When decommissioning and dismantling nuclear power plants, disposal of the nuclear fuel is to be regarded as the first priority.
At the time the nuclear power plant units were switched off, there were a total of 5037 irradiated fuel elements at Lubmin in Units 1-5 of the nuclear power plant and the interim store for spent fuel. At Greifswald Nuclear Power Plant there were an additional 860 new fuel assemblies. 235 only partly-used fuel elements from Unit 5 were sold to a nuclear power plant of the same type in Hungary. The sale of the entire new and only partly irradiated nuclear fuel was completed in 1996.
Since there was and still is no final storage facility available in Germany for these materials, the only option is to temporarily store the spent nuclear fuel in the appropriate CASTOR® type casks in an interim storage facility.
With the granting of approval for storing spent nuclear fuel in the dry cask storage hall of the Interim Storage Facility North (ISN) on 5th November 1999 by the Federal Office for Radiation Protection, it was possible to begin with disposal of nuclear fuel from the nuclear power plants in Greifswald and Rheinsberg to the extent provided for.
On 21st May 2006, the last CASTOR® cask with nuclear fuel from EWN was brought from Unit 3 to the ISN. At the moment, there are 74 CASTOR® containers in the ISN, 65 of them from the nuclear power plants in Greifswald (61) and Rheinsberg (4).
Click here for more information about the ISN's dry cask storage hall.
Before starting dismantling, all equipment in the supervised area is assessed radiologically and divided into contamination-free equipment and that where there is suspicion of contamination.
All equipment and systems which have been classified as contamination-free were dismantled as complete components, transported from the machine hall to EWN’s scrap heaps and taken apart there with standard machines.
Equipment which is suspected of being contaminated was dismantled inside the machine hall with standard industrial technology; inaccessible systems were removed with the assistance of thermal separation processes and partly knocked down on site.
Large dismantled parts and components which still need to be broken down were brought to dismantling places within the machine hall and taken apart there. A dismantling place is a separate area which is equipped with air extraction equipment and associated filters.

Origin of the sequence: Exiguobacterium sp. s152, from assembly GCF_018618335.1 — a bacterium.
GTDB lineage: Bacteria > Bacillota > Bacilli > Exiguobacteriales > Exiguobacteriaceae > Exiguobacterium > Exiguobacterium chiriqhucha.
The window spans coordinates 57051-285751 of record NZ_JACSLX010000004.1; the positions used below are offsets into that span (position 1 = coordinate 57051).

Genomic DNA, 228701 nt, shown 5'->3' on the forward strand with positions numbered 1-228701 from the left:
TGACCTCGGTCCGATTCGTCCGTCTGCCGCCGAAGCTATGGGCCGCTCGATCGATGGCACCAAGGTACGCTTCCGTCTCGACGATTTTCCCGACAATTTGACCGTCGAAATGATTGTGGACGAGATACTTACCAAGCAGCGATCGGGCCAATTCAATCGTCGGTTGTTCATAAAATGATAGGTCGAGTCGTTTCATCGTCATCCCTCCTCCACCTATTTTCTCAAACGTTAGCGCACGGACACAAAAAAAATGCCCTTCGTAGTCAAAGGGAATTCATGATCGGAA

The parts produced by dismantling were pre-checked for radiation and packaged. They were then measured in the surveillance monitoring system and were able to be disposed of conventionally after approval by the authorities.
After the machine hall equipment had been dismantled, the concrete structures within the hall were demolished. The authority approved the machine hall for further subsequent use.
Following approval of the respective dismantling scope by the authority, cables, electric motors and automation equipment are first dismantled and the thermal insulation is then removed. Dismantling takes place with standard manually used and tested equipment in compliance with radiation protection regulations.
Contaminated plant parts are basically dismantled room by room from plant areas with a low level of contamination to areas with a higher level of contamination.
A radiological assessment of the plant parts and the dismantling locations was carried out at the start of shutting down and dismantling. Measures were taken as necessary to reduce the dose received by staff: decontamination, removal of hot-spots or the setting up of shields.
The dismantled and knocked down plant parts are treated further at various locations. They are knocked down on cutting places in the reactor building, stored as large components or stored temporarily in containers in the Interim Storage Facility North (ISN) or brought immediately to the Central Active Workshop for dismantling and decontamination.
Final plant dismantling is far advanced in the supervised area of the reactor units. The last large component was brought to the ISN in 2013. At the moment, the residual operating systems such as ventilation and electrical technology are being put out of service and dismantled in the reactor buildings following the setting up of alternative measures. Plant dismantling is currently ongoing in the common special building and building decontamination is taking place in other areas.